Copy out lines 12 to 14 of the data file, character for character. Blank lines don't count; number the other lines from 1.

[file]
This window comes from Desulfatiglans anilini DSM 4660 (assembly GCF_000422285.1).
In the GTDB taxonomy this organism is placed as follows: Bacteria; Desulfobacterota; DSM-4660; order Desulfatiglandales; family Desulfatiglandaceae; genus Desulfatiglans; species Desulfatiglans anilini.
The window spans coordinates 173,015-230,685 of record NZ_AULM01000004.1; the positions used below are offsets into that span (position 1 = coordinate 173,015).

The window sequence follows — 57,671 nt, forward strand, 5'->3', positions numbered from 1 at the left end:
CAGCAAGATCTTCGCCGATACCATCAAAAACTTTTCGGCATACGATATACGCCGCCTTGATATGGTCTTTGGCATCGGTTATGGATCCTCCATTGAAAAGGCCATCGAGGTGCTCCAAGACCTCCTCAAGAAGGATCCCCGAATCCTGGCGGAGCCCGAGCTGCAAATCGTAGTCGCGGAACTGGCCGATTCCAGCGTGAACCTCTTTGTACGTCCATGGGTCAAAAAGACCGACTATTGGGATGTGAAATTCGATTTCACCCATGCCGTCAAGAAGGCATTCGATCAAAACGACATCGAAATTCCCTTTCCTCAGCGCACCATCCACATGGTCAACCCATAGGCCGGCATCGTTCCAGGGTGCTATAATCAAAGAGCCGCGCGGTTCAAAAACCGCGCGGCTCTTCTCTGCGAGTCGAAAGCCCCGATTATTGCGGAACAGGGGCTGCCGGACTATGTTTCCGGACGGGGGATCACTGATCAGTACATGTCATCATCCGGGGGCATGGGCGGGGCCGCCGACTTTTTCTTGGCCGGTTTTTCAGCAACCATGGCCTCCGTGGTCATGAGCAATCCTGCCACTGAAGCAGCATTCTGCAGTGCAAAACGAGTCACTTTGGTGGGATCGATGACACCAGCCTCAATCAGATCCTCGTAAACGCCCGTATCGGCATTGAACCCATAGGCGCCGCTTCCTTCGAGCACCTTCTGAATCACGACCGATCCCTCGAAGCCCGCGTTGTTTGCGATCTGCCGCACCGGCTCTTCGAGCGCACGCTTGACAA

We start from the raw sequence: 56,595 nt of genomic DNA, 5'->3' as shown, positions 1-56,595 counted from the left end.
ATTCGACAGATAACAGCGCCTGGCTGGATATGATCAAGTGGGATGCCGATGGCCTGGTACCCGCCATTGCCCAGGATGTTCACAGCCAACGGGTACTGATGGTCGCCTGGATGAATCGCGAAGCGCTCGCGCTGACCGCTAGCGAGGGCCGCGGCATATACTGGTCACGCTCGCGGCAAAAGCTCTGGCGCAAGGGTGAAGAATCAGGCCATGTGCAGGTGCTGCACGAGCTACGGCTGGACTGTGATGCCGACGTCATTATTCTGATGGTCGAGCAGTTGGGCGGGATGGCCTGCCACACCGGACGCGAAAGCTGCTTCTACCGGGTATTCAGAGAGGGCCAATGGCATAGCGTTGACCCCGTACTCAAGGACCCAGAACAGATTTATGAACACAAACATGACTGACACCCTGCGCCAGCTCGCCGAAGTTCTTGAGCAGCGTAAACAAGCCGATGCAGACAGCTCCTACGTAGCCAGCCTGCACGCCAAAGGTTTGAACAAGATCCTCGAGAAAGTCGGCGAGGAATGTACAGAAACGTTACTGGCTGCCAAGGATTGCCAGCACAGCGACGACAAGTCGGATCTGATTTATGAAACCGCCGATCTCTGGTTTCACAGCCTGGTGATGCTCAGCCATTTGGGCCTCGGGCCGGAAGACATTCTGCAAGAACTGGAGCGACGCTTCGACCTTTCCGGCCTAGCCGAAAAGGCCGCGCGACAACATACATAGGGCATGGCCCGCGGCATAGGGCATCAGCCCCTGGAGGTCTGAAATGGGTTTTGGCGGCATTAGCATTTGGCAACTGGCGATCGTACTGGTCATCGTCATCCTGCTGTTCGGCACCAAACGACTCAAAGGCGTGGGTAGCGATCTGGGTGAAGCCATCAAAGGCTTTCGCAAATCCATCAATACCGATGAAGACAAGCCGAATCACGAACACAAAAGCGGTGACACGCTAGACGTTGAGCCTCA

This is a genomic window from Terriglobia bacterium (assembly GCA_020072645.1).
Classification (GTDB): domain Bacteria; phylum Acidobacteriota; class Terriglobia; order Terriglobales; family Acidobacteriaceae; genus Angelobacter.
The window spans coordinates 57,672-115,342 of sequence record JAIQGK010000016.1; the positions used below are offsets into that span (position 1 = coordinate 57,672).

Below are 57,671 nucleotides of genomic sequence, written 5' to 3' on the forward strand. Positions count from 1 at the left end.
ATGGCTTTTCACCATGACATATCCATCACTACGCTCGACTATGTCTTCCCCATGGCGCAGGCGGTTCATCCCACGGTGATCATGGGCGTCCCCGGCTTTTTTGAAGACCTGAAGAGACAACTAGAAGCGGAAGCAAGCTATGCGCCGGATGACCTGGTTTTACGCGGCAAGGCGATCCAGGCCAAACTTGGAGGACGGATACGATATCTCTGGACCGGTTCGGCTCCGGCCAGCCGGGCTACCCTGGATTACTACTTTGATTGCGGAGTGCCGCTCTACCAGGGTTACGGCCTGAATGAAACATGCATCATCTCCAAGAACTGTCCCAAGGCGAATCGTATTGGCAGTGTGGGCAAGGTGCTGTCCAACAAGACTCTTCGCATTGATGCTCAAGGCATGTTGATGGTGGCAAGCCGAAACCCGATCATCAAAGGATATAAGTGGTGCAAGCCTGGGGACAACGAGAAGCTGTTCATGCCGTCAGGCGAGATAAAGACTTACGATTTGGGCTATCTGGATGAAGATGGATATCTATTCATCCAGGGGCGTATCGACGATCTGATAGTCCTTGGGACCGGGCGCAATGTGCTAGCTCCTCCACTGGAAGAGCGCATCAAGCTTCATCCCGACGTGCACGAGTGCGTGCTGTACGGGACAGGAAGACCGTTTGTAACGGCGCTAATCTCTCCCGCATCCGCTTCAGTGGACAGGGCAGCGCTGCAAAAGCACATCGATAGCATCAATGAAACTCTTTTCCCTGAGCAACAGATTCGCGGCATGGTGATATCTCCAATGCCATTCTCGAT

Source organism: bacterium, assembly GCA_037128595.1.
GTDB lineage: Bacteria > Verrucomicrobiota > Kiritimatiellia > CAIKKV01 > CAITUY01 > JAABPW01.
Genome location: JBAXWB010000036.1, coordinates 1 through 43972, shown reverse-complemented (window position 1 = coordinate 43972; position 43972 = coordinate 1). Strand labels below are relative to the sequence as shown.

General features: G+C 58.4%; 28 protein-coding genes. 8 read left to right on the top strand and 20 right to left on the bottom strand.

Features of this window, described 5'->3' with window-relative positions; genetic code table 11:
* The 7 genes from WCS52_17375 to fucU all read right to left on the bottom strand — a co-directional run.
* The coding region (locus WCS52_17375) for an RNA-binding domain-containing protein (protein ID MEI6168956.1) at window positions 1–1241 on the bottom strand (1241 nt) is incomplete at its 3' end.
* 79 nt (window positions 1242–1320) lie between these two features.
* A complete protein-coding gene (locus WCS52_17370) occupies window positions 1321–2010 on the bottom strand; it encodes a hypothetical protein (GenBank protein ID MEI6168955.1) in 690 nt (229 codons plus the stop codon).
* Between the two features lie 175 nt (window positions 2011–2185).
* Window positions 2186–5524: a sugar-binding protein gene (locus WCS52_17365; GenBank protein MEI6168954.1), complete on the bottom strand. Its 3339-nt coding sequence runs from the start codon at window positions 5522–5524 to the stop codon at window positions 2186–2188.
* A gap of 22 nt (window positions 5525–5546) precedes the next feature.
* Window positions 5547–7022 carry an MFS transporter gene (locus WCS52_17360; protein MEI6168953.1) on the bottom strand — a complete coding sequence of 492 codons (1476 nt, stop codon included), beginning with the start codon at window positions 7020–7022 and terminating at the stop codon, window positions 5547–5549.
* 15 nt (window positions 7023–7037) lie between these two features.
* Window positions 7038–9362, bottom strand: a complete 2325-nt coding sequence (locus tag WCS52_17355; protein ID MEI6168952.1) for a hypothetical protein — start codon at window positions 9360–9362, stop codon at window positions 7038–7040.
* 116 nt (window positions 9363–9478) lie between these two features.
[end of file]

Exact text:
ATGGCTTTTCACCATGACATATCCATCACTACGCTCGACTATGTCTTCCCCATGGCGCAGGCGGTTCATCCCACGGTGATCATGGGCGTCCCCGGCTTTTTTGAAGACCTGAAGAGACAACTAGAAGCGGAAGCAAGCTATGCGCCGGATGACCTGGTTTTACGCGGCAAGGCGATCCAGGCCAAACTTGGAGGACGGATACGATATCTCTGGACCGGTTCGGCTCCGGCCAGCCGGGCTACCCTGGATTACTACTTTGATTGCGGAGTGCCGCTCTACCAGGGTTACGGCCTGAATGAAACATGCATCATCTCCAAGAACTGTCCCAAGGCGAATCGTATTGGCAGTGTGGGCAAGGTGCTGTCCAACAAGACTCTTCGCATTGATGCTCAAGGCATGTTGATGGTGGCAAGCCGAAACCCGATCATCAAAGGATATAAGTGGTGCAAGCCTGGGGACAACGAGAAGCTGTTCATGCCGTCAGGCGAGATAAAGACTTACGATTTGGGCTATCTGGATGAAGATGGATATCTATTCATCCAGGGGCGTATCGACGATCTGATAGTCCTTGGGACCGGGCGCAATGTGCTAGCTCCTCCACTGGAAGAGCGCATCAAGCTTCATCCCGACGTGCACGAGTGCGTGCTGTACGGGACAGGAAGACCGTTTGTAACGGCGCTAATCTCTCCCGCATCCGCTTCAGTGGACAGGGCAGCGCTGCAAAAGCACATCGATAGCATCAATGAAACTCTTTTCCCTGAGCAACAGATTCGCGGCATGGTGATATCTCCAATGCCATTCTCGAT

Source organism: bacterium, assembly GCA_037128595.1.
GTDB lineage: Bacteria > Verrucomicrobiota > Kiritimatiellia > CAIKKV01 > CAITUY01 > JAABPW01.